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Warren and Manchin write: "We joined the Senate Banking Committee to try to make the banking system work better for American families."

Senator Joe Manchin (D-WV), right, with Senate Banking Committee colleague Elizabeth Warren (D-Mass.) (photo: AP)
Senator Joe Manchin (D-WV), right, with Senate Banking Committee colleague Elizabeth Warren (D-Mass.) (photo: AP)


The Fed Needs Governors Who Aren't Wall Street Insiders

By Elizabeth Warren, Joe Manchin, The Wall Street Journal

19 November 14

 

With two vacancies to fill, Obama should pick nominees who will look out for Main Street, not the big banks.

e joined the Senate Banking Committee to try to make the banking system work better for American families. That’s why we’re concerned that the Federal Reserve—our first line of defense against another financial crisis—seems more worried about protecting Wall Street than protecting Main Street. Fortunately, this is one problem the Obama administration can start fixing today by nominating the right people to fill the two vacancies on the Fed’s Board of Governors.

The Board of Governors is responsible for supervising the country’s biggest banks. It’s also responsible for overseeing the regional Federal Reserve banks, including the Federal Reserve Bank of New York. For decades, the Board of Governors and the New York Fed have been responsible for supervising Wall Street banks, but after the 2008 crisis and the regulatory lapses it revealed, Congress gave the Fed even more oversight authority. According to the new chair of the Board of Governors, Janet Yellen , the Fed’s obligation to supervise the big banks is now “just as important” as its better-known obligation to set interest rates and conduct the country’s monetary policy.

Two recent reports highlight that the Fed isn’t very good at supervising certain banks. In September, Carmen Segarra, a former bank examiner at the Federal Reserve Bank of New York, released secret recordings she had made of meetings at the New York Fed in 2012. The recordings revealed that New York Fed employees had identified concerns with a proposed Goldman Sachs deal with Banco Santander , calling it “legal but shady.” The New York Fed didn’t attempt to make Goldman address these concerns. The recordings also showed Ms. Segarra’s superiors pressuring her to soften her finding that Goldman did not comply with federal regulations on conflicts of interest. While the recordings offered important new insights, they ultimately confirmed the old suspicion that the Fed is too cozy with big banks to provide the kind of tough oversight that’s needed.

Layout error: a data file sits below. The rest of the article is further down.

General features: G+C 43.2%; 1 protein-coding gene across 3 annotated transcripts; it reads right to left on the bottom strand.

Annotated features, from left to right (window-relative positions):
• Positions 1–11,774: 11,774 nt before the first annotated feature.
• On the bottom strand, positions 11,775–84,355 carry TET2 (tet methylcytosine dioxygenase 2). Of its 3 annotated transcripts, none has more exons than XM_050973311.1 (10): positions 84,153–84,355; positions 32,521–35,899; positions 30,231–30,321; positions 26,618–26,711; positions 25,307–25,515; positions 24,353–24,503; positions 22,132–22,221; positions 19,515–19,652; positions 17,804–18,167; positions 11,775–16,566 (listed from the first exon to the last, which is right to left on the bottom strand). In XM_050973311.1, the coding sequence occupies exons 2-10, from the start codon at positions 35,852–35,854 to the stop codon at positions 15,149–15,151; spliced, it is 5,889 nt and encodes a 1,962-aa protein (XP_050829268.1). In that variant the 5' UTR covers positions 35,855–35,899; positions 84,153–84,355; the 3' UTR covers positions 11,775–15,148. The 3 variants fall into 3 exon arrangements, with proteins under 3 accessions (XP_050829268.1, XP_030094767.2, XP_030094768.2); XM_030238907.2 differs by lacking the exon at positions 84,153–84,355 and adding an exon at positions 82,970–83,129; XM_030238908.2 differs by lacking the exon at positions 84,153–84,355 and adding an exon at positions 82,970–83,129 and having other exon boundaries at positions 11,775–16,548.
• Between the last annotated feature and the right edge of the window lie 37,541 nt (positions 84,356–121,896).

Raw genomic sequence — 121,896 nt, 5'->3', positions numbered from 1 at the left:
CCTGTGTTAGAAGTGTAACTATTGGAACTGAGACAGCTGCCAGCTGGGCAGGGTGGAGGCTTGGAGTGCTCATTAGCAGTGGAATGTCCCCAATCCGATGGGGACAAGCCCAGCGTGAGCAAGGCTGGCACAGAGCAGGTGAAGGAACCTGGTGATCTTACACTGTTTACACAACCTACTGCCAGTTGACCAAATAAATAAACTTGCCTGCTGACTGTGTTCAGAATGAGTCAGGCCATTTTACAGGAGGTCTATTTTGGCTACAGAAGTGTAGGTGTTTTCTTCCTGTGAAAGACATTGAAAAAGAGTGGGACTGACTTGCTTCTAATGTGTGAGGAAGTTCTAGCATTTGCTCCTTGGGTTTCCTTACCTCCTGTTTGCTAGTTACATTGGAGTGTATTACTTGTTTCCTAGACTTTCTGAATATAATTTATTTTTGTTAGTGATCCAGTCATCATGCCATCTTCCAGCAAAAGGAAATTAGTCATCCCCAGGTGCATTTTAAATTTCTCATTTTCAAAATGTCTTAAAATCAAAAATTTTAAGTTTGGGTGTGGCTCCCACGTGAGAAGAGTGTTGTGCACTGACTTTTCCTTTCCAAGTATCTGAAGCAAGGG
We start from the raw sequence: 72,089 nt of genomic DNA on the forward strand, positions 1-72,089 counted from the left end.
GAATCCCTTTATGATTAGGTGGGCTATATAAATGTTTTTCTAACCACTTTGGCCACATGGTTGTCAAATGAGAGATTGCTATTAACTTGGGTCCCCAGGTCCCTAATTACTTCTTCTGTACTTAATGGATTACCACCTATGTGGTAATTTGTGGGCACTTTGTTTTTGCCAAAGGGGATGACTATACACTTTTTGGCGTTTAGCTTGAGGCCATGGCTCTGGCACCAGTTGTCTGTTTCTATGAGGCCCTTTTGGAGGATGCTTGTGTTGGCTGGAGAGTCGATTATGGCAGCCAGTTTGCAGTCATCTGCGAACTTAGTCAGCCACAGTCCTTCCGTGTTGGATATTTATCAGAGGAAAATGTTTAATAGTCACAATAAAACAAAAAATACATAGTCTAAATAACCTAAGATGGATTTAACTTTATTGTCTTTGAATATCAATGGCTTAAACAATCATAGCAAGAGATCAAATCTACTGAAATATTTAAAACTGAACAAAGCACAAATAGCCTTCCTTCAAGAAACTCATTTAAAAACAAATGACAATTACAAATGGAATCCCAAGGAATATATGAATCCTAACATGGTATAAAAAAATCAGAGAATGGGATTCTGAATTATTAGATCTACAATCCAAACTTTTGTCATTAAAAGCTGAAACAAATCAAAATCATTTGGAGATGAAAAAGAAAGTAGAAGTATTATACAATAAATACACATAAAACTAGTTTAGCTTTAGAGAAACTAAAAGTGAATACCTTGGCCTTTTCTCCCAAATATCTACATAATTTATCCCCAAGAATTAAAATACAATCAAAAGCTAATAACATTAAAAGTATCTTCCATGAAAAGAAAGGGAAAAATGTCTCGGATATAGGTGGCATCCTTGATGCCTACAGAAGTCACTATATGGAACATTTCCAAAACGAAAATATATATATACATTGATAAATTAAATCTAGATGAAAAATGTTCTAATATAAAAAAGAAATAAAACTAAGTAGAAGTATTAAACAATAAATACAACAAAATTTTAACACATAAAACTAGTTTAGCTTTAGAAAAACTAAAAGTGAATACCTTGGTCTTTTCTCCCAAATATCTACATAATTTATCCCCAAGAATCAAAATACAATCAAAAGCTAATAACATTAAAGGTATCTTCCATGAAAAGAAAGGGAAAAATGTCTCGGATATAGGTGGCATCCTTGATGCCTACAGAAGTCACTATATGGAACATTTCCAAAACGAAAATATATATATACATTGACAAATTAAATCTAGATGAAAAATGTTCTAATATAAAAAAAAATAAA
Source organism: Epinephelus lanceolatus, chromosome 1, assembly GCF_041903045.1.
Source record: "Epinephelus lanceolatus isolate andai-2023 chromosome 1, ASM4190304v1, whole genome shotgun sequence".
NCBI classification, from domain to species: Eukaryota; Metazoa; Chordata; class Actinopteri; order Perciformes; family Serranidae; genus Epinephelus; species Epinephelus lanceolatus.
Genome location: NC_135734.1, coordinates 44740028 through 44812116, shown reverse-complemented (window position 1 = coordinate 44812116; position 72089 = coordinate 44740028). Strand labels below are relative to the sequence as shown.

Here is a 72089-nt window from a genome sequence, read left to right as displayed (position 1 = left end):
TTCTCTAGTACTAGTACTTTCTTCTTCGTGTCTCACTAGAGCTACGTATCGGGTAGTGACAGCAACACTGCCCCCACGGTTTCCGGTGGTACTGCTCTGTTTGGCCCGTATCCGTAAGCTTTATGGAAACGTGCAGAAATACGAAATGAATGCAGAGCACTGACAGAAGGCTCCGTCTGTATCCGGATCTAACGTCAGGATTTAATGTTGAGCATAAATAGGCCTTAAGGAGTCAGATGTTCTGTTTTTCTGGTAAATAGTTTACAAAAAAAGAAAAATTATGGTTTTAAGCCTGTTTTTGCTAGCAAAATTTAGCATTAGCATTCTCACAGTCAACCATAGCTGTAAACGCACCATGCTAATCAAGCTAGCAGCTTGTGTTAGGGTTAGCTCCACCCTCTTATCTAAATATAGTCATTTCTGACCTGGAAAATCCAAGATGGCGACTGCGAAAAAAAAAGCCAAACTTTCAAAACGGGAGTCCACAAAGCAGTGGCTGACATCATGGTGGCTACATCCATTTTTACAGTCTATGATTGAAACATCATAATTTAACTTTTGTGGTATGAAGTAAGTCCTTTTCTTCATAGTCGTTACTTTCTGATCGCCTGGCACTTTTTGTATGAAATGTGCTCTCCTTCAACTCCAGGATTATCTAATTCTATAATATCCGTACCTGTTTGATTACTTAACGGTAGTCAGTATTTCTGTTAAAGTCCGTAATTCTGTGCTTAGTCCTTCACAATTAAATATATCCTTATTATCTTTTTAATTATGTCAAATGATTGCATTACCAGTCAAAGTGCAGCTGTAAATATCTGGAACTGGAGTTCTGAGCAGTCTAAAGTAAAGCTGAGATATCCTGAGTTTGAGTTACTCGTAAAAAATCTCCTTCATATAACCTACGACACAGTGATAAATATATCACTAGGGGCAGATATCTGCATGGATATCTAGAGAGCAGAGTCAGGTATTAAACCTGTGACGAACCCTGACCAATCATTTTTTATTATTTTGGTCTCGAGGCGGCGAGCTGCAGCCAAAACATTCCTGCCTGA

An October report from the Fed’s Office of Inspector General provided additional confirmation that the Fed is failing to oversee the big banks. The report found that the New York Fed had failed to examine J.P. Morgan Chase’s Chief Investment Office—the office that incurred over $6 billion in losses in the infamous 2012 “London Whale” incident—despite a recommendation to do so in 2009 from another Federal Reserve System team. The report concluded that the New York Fed needed to improve its supervision of the biggest, most complex banks.

Lax supervision isn’t an abstract or academic problem. The stakes couldn’t be higher. Just this summer, the Fed and the Federal Deposit Insurance Corp. determined that 11 of the country’s biggest banks had no credible plan for being resolved in bankruptcy. That means that if any one of these banks makes more wild bets and loses, the taxpayers would have to bail it out to prevent the economy from crashing again. We’re all counting on the Fed to monitor the big banks and stop them from taking on too much risk, but evidence is mounting that this faith in the Fed is misplaced.

While there will be a congressional hearing this week to examine what’s wrong at the Fed and to consider changes in the law, the administration shouldn’t wait for Congress to act. The president is responsible for nominating people to serve on the Fed’s seven-member Board of Governors. Currently, two of the seven seats on the board are vacant. The president has the opportunity to move the board in a new direction—and to make that change for the long haul, since governors can end up serving terms of 14 years or more.

The president should use that opportunity to address the Fed’s supervisory problem. The five sitting governors have a variety of academic and industry experience, but not one came to the Fed with a meaningful background in overseeing or investigating big banks or any experience distinguishing between the greater risks posed by the biggest banks relative to community banks. By nominating people who have a strong track record in these areas and who have a demonstrated commitment to not backing down when they find problems, the administration can show that it is taking the Fed’s supervision problem seriously. Nominating Wall Street insiders for the Board of Governors would send the opposite message.